However, this effect can be compensated for by the optional arrangement of providing a further variance computer indicated by the dashed outline 140 in FIG. 7. With this arrangement, the additional variance computer 140 is used to compute the variance of the measurements provided by the second dwelling gauge 130, 132 at the same time that the variance of the dwelling gauge measurements provided by gauge head 66 are being computed by variance computer 88. The variance value computed by computer 88 is identified as (r and the variance computed by variance computer 140* is identified as ED22- With reference to FIG. 9, during the computation interval 3 the two dwelling variances 0 and r are fed through programmed switch sections 142 and 144 to the input of a summing circuit 146. The output of the summing circuit, which is proportional to the average value of the variances computed from the signals provided by the two dwelling gauges, is then used in the computation in the same manner that 0 is used as previously described. In the automatic arrangement, switch sections 142 and 144 are operated by programmer 54a, and the output of summing circuit 146 is fed into the output summing circuits through switch section 94, FIG. 5.

While the invention has been herein illustrated and described in connection with specific procedures and specific apparatus, it is apparent that many modifications of the procedures and apparatus can be made without departing from the scope of the invention.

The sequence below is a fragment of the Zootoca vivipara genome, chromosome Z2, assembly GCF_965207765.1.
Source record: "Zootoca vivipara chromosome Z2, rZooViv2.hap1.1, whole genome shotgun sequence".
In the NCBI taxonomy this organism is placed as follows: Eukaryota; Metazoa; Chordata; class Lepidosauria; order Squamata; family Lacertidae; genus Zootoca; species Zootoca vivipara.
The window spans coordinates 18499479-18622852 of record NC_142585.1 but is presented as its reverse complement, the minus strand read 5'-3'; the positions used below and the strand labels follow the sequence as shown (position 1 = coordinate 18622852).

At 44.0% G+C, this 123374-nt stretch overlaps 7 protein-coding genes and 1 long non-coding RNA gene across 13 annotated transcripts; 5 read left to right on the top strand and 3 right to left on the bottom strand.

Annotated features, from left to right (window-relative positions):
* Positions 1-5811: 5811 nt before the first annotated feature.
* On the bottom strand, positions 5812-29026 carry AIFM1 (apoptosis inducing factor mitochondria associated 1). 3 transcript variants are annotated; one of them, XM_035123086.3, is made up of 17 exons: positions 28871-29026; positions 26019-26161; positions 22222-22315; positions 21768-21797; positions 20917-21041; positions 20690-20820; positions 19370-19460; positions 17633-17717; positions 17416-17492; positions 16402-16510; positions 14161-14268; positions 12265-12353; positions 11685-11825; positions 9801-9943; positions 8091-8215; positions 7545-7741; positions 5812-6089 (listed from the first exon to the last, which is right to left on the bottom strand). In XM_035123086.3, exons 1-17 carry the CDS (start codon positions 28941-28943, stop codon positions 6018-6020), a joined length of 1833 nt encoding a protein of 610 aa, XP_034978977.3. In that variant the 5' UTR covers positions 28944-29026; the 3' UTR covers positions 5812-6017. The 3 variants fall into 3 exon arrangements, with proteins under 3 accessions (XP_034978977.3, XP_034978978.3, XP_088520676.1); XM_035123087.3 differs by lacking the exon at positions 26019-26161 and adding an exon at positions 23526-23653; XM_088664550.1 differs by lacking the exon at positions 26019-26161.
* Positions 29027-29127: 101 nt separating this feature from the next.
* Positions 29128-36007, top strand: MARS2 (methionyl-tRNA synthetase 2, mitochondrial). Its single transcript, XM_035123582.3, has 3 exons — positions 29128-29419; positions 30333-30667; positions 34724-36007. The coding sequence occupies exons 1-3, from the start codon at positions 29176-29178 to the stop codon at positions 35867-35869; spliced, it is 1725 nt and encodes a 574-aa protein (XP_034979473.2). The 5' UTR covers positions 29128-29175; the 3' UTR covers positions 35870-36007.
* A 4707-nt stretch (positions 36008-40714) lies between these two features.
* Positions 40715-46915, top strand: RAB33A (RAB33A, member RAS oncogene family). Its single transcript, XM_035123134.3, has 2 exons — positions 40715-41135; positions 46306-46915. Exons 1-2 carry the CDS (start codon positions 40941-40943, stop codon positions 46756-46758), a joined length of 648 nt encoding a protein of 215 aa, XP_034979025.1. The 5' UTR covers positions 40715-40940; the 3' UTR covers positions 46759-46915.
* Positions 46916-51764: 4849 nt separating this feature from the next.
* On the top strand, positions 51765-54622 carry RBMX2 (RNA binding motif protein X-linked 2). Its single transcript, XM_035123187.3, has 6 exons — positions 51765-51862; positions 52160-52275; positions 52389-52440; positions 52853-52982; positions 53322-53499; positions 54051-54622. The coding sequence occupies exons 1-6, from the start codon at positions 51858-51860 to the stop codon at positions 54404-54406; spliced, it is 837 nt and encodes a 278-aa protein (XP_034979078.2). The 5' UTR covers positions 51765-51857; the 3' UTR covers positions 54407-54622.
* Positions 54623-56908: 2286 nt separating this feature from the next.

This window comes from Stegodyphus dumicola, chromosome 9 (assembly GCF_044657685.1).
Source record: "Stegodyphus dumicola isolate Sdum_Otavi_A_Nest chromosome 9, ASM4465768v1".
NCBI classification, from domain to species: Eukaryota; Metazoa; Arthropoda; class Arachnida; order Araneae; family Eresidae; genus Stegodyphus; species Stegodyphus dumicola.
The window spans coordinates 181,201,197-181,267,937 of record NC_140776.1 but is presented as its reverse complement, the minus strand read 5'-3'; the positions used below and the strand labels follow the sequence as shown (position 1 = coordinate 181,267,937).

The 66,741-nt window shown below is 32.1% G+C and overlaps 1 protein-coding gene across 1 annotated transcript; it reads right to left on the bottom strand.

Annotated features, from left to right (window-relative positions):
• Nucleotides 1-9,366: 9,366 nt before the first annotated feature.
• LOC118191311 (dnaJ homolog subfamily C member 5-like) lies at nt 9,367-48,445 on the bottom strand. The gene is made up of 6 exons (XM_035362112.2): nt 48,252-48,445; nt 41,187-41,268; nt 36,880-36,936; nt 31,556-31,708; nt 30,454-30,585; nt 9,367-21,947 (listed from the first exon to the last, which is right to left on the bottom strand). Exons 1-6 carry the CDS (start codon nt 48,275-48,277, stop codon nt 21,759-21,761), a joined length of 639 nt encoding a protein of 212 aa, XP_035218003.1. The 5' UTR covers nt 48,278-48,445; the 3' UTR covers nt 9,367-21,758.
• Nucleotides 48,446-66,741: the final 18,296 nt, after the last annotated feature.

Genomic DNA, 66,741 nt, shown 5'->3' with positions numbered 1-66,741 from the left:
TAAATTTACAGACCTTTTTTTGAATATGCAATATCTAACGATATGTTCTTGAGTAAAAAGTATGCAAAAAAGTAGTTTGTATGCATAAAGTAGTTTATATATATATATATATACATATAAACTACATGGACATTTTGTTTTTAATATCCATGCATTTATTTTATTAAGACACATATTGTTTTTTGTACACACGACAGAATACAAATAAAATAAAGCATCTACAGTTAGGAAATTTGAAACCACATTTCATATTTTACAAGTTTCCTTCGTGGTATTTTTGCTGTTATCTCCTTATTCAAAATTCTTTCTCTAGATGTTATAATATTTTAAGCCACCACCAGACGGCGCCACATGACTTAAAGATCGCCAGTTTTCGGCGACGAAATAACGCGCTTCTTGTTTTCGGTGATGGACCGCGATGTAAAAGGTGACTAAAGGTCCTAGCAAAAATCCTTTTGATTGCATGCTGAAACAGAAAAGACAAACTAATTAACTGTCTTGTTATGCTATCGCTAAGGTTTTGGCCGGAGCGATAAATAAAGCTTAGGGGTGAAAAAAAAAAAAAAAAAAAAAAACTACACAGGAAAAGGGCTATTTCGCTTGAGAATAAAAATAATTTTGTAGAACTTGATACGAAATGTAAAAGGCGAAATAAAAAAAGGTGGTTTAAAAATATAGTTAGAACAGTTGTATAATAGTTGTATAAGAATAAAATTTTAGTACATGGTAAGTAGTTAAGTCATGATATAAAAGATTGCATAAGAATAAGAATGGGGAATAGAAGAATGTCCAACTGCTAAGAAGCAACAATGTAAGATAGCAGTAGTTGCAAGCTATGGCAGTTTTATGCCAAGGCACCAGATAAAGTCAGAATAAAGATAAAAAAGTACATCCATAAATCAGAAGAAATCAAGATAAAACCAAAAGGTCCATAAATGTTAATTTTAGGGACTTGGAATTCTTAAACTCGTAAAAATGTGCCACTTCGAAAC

What is claimed is:

1. The method of utilizing a system wherein a statistical variance computer receives a signal derived from a scanning gauge adapted to traverse across the width of a laterally extended, traveling material, which comprises causing said gauge to scan across said width,

recording the computed variance of said signal as received by said computer during said scan,

causing said gauge to dwell at a point along said width,

and

computing the difference between said recorded variance and the computed variance of said signal as re-- ceived by said computer during the dwell of said gauge.

2. The method of utilizing a system wherein a statistical variance computer receives an input signal from a scanning gauge adapted to traverse across the width of a laterally-extended, traveling material and wherein said computer provides an output signal indicative of the computed variance of said input signal, which comprises causing said gauge to scan across said width,

storing the value of said output signal provided by said computer at the end of said scan,

causing said gauge to dwell at a point along said width of said material, and